Honouring a statesman


Photo – left to right, standing: Richard Good, Leo Cholakis and Jim Smith, with Minister Irene Greenwood and Bill Gillis of Crescent Fort Rouge United Church; sitting: Crescent Fort Rouge’s Sandi Howell, Dr. Lloyd Axworthy, Gord Vidal.
Lloyd Axworthy tribute fund celebrates 20 years of community support.
Bill Gillis, Sandi Howell and Minister Irene Greenwood in front of Crescent Fort Rouge United Church.

Today it would be called crowdsourcing; twenty-five years ago, it was simply community building community.

In 1998, when Lloyd Axworthy celebrated his quarter century of service as an elected official, the constituency wanted to show its appreciation.

“When you represent a community for 25, 26, 27 years…you get to know the people,” Dr. Axworthy says. And while they may not always agree with the decisions you make, they trust them, he adds.

Dr. Axworthy served communities in Winnipeg’s South Centre – including Fort Rouge, Fort Garry and River Heights – in both provincial and federal politics for 27 years, retiring in 2000. Amongst his many Cabinet roles, he served as Minister of Foreign Affairs from 1996 to 2000, during which time he became known internationally for his work banning landmines. He was nominated for a Nobel Peace Prize.

In his time serving Winnipeg South Centre, Dr. Axworthy saw organizations struggle for funding to meet small but essential needs, whether purchasing new kitchen equipment, making small repairs, or supporting a feasibility study. The bureaucratic nature of government funding means it can be difficult to access, and often doesn’t come in smaller denominations.

He also knew communities become empowered when they work together to support each other.

“There are a lot of people who really want to be part of solutions. We get so much bad news – people want to know, ‘What can I do to help?’”

Together with Gord Vidal, Jim Smith, Richard Good, Leo Cholakis and others, the idea of the Lloyd Axworthy Tribute Fund was born. It specifically supports programs and projects in the Winnipeg South Centre constituency.

The group settled on establishing the fund at The Winnipeg Foundation.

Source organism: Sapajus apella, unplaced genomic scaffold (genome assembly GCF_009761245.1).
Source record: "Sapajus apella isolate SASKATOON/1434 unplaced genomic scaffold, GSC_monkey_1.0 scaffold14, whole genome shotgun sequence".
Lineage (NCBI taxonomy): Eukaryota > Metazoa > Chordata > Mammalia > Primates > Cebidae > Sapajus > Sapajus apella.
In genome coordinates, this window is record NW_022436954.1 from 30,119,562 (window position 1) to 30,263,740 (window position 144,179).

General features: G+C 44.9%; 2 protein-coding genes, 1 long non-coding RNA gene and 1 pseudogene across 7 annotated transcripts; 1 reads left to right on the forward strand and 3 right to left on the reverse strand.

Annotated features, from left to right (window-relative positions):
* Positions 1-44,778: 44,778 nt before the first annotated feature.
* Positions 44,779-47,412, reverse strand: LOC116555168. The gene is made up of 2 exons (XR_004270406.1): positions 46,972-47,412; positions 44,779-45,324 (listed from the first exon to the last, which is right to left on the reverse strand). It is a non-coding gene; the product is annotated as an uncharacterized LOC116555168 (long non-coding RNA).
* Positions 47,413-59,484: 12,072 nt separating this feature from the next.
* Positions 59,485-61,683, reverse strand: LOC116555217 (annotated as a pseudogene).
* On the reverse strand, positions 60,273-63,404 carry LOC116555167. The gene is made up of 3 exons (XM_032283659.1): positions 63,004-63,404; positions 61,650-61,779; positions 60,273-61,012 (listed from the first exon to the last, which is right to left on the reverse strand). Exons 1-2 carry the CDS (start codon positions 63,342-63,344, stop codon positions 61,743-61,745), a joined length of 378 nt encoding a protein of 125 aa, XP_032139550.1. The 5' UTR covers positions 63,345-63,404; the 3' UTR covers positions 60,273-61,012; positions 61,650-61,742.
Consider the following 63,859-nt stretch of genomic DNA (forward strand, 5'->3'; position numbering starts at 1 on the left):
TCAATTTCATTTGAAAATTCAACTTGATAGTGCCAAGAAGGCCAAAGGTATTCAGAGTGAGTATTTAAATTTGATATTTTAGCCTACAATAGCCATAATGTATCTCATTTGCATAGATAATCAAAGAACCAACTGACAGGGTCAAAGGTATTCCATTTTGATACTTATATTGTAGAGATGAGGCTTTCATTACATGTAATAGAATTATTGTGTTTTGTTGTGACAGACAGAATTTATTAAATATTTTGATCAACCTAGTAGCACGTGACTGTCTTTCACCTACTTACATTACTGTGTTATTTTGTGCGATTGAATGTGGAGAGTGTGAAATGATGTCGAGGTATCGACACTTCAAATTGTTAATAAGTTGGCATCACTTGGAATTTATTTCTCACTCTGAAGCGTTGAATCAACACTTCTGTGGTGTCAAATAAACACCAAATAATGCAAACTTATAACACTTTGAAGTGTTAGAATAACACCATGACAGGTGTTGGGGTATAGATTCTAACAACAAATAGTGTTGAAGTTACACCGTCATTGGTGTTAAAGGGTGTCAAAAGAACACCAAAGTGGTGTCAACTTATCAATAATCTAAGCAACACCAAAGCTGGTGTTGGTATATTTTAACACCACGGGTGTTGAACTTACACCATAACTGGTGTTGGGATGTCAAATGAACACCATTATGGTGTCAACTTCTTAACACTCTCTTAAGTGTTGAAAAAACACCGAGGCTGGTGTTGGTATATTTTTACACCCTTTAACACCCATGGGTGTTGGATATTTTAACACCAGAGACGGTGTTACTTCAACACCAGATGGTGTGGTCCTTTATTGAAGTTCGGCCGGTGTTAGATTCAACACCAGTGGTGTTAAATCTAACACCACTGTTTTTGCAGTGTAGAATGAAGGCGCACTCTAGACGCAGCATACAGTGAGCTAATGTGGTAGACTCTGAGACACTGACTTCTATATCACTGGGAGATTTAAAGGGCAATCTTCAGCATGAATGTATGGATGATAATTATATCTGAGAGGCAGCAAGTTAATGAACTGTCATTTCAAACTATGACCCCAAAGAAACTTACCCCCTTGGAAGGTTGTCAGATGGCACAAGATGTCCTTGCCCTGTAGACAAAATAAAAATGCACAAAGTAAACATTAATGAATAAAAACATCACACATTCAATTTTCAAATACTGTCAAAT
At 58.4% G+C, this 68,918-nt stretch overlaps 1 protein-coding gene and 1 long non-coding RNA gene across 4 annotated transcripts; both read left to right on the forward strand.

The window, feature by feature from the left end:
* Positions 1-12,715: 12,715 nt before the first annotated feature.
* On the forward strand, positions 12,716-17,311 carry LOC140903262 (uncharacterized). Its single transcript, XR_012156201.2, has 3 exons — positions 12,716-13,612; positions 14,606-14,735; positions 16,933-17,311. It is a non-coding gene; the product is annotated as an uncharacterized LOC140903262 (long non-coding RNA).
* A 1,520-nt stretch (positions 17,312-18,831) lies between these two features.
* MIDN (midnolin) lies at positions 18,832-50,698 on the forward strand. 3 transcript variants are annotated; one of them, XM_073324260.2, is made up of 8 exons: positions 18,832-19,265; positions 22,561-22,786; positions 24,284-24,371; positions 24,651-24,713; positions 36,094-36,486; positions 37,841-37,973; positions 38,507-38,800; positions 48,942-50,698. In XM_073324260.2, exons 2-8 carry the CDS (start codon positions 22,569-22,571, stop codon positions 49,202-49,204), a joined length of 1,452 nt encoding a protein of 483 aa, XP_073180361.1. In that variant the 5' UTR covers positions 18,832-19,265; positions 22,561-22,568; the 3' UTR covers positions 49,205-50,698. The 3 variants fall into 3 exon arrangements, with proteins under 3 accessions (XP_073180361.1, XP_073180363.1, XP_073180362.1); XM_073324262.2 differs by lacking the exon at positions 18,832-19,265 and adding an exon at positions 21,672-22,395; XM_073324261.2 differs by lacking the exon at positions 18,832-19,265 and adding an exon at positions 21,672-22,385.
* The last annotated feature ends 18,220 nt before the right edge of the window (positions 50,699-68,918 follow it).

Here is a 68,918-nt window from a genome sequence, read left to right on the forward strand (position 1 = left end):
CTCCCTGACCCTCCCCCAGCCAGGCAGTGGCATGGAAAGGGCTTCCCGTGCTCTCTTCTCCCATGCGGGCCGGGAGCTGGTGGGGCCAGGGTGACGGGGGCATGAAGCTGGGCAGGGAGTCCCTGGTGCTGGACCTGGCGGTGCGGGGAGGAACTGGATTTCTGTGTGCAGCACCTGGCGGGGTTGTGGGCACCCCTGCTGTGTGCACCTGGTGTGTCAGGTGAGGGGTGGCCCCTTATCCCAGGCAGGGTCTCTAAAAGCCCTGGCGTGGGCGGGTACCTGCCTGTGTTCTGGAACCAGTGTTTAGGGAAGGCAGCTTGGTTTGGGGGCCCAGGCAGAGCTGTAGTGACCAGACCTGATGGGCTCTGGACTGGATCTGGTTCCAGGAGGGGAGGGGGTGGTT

“By going with The Winnipeg Foundation, we could still see that funds go to niche areas where we had determined there would be a lasting benefit, but at the same time we’d take advantage of Winnipeg Foundation’s investment and administrative capabilities, and their brand,” says Gord Vidal, who served as Mr. Axworthy’s Chief Assistant at the time. “By doing so we removed the whole process from the partisan/political arena to people throughout the community wanting to support The Winnipeg Foundation and this particular project that Lloyd was coming up with.”

The fund was established in 1998 following a fundraising dinner and gifts from many community members. Today, it has granted more than its original capital, and is worth approximately one third more than its original value. See sidebar for details.

The fund has supported many charities including Cresent Fort Rouge United Church, Broadway Neighbourhood Centre, Gas Station Arts Centre, Augustine United Church, River Avenue Cooperative Day Nursery and many more.

When Dr. Axworthy became President and Vice-Chancellor of the University of Winnipeg in 2004, he worked to expand university access for inner-city, Indigenous, newcomer and refugee students. One way this was accomplished was through the Opportunity Fund, which was inspired by the success of the Lloyd Axworthy Tribute Fund.

Experience with the Lloyd Axworthy Tribute Fund at The Winnipeg Foundation demonstrated “goodwill, and that for a lot of people, if they saw specific local need, they would respond to it.”

Similar to the Lloyd Axworthy Tribute Fund, the Opportunity Fund avoids bureaucracy by fast tracking bursaries and tuition credits. The Opportunity Fund’s target populations are often ineligible for traditional student loans. They may be hesitant to apply for them because they worry about repaying. Developing the Opportunity Fund avoided these concerns.

It also allowed people to come together to support each other – engaging in the kind of grassroots philanthropy that builds capacity and capability.

Between 2007 and 2017, more than 2,600 University of Winnipeg students have been supported through the Opportunity Fund which, like the Lloyd Axworthy Tribute Fund, is an important legacy for our community.

The power of endowment – in just 20 years!

The Lloyd Axworthy Tribute Fund is worth one third more than its contributed capital. It has granted more than its original capital!

Contributed capital: $267,453.65
Market value (as of Aug. 31, 2018): $357,210.59
Total grants since establishment: 31 totaling $275,052.00

For Good. Forever.

This story is featured in the Fall 2018 issue of our Working Together magazine. Download or view the full issue on our Publications page.

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